The Centre was first established within the Holburne Museum of Art, Bath but relocated to Farnham in 2000 in a joint partnership with the then Surrey Institute of Art & Design. The major outcome of this move was the dedicated building for the museum collection, which opened in 2004. Today, the Crafts Study Centre holds the unique place as the University Museum of Modern Craft, running a year round programme of exhibitions of significant contemporary craft as well as displays from the museum collections and archives, including textiles, ceramics, wood and furniture, lettering and calligraphy and archives, and offering access to researchers to study these unrivalled collections.


Crafts Study Centre University for the Creative Arts Falkner Road Farnham GU9 7DS t: 01252 891450 f: 01252 891451 e: w:


Farnham Maltings



The Maltings is a creative arts centre bought by the community in 1969 which works with artists and the community to encourage people to make, see and engage with the best arts possible. The crafts are central to its programme and the Maltings offers unrivalled opportunities to makers as well as local and national audiences. Craft is the country’s most popular hobby, and these making activities, whether knitting, sugar craft, pottery or sewing bring our community together. The Maltings has a diverse and distinctive craft offer: large scale craft fairs, craft-based studios, residencies, and education activity such as workshops and mentoring.

shop maltings, located in the foyer has a mix of handmade craft for sale including work from members of the Surrey Guild of Craftsmen, the Maltings Makers Textile Network, Jewellers and Silversmith Network and the makers who work on-site in their studios. You will also find collections from emerging and established makers from across the UK. The Maltings wants to raise the profile of craft in the town and the region by initiating debate as well as promoting the achievements of the makers and small businesses who contribute to a developing craft marketplace.


Farnham Maltings Bridge Square Farnham GU9 7QR t: 01252 745444 e: w:


Museum of Farnham


The Museum is situated in Willmer House, a Grade 1 listed building which represents some of the finest brickwork in Farnham. From Stone Age hunters and Roman potters to hop pickers and beyond, the Museum collections tell the story of the town and its inhabitants. These include important historic craft collections particularly of Farnham Greenware, produced at The Farnham Pottery at the height of its popularity in the early 20th century. The varied collections document process as well as product, with tools and equipment from many traditional crafts employed within Farnham over the centuries.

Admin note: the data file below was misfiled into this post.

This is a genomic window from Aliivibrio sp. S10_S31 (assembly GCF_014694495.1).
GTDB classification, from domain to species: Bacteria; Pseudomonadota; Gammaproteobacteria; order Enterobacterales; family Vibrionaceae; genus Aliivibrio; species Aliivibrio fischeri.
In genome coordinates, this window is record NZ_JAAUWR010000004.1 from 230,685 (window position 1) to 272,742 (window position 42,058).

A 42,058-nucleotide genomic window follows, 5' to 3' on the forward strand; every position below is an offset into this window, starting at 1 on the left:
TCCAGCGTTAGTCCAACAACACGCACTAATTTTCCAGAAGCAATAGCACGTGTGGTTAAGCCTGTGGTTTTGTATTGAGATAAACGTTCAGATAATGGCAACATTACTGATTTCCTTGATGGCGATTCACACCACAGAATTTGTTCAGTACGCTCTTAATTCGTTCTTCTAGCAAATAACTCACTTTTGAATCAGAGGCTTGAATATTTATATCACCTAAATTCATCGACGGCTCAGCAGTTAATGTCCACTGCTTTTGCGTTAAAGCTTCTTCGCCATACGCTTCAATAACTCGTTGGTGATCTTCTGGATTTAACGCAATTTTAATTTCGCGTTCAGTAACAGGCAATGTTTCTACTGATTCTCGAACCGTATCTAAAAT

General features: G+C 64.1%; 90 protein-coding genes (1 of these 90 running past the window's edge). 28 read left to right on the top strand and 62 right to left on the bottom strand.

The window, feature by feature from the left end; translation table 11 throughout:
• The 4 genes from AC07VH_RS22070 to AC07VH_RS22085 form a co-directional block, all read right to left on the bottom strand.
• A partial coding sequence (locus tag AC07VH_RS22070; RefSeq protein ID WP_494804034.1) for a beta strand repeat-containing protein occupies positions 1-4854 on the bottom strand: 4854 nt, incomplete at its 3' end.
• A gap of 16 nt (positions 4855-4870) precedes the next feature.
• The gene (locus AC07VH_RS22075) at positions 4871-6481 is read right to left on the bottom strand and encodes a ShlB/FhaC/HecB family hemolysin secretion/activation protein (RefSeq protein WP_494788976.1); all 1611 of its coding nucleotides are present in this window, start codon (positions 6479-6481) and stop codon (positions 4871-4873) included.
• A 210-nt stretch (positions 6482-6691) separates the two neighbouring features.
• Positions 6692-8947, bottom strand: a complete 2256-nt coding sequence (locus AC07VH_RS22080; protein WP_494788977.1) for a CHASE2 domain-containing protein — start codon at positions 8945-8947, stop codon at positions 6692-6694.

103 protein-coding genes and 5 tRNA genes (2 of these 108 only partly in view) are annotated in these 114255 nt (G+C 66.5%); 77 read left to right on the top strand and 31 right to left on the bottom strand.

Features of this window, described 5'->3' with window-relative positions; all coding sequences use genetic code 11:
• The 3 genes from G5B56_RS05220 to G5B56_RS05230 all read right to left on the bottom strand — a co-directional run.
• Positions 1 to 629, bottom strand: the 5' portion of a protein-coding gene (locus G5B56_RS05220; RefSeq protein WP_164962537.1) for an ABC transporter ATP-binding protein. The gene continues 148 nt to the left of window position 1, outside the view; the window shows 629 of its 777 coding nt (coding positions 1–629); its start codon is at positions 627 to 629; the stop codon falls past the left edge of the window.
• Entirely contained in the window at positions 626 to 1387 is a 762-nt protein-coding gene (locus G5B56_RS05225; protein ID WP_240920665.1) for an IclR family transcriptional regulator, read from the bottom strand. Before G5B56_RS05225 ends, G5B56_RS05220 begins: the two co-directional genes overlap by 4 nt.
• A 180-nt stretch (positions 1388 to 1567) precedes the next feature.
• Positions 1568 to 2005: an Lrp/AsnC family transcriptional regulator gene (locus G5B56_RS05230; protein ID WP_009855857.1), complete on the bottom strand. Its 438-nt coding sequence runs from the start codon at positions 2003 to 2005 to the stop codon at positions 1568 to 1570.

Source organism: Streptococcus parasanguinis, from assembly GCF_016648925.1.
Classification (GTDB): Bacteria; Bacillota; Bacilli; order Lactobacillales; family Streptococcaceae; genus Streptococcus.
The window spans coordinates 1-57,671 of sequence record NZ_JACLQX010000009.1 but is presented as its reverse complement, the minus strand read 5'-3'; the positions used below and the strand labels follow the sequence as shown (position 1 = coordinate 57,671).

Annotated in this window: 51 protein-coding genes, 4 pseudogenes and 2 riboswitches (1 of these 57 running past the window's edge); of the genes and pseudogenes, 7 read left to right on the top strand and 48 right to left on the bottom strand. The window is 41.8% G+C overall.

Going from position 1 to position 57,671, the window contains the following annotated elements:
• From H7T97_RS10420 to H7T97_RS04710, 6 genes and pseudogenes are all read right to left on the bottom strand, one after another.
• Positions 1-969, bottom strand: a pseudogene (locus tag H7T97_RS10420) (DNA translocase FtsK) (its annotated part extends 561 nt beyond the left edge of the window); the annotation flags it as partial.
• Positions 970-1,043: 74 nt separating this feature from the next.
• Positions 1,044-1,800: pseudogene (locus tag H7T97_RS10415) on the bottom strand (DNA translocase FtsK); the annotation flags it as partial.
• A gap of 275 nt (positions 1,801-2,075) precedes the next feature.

The Museum holds collections that relate to many local artists as well as documenting the development of the Farnham School of Art during the Arts and Crafts Movement. Temporary exhibitions bring to life craft work by local artists and emerging craft makers from the University for the Creative Arts. The Museum is managed by Farnham Maltings on behalf of Waverley Borough Council. Museum of Farnham Willmer House 38 West Street Farnham GU9 7DX



t: 01252 715094 w:


New Ashgate Gallery


Originally established in the late 1950s, the New Ashgate Gallery has been located in a seventeenth century listed building in Waggon Yard since the 1970s. Over this time, the gallery has administered the profits from craft and art sales to create prizes and scholarships, and for the purchase of artworks for local and national museums. It was one of the first provincial galleries to show artists with an international reputation as well as supporting local talent. Today, the New Ashgate Gallery is a destination for buying the best of affordable contemporary craft by established and emerging makers. The Gallery curates an exciting programme of changing exhibitions and has an affordable gift shop. As a not-for-profit

charity, it also fosters emerging makers in partnership with the University for the Creative Arts through mentoring and touring exhibitions such as the Rising Stars competition. It also supports diverse community participation through a programme of gallery and outreach workshops. New Ashgate Gallery Waggon Yard Farnham GU9 7PS


t: 01252 713208 e: w: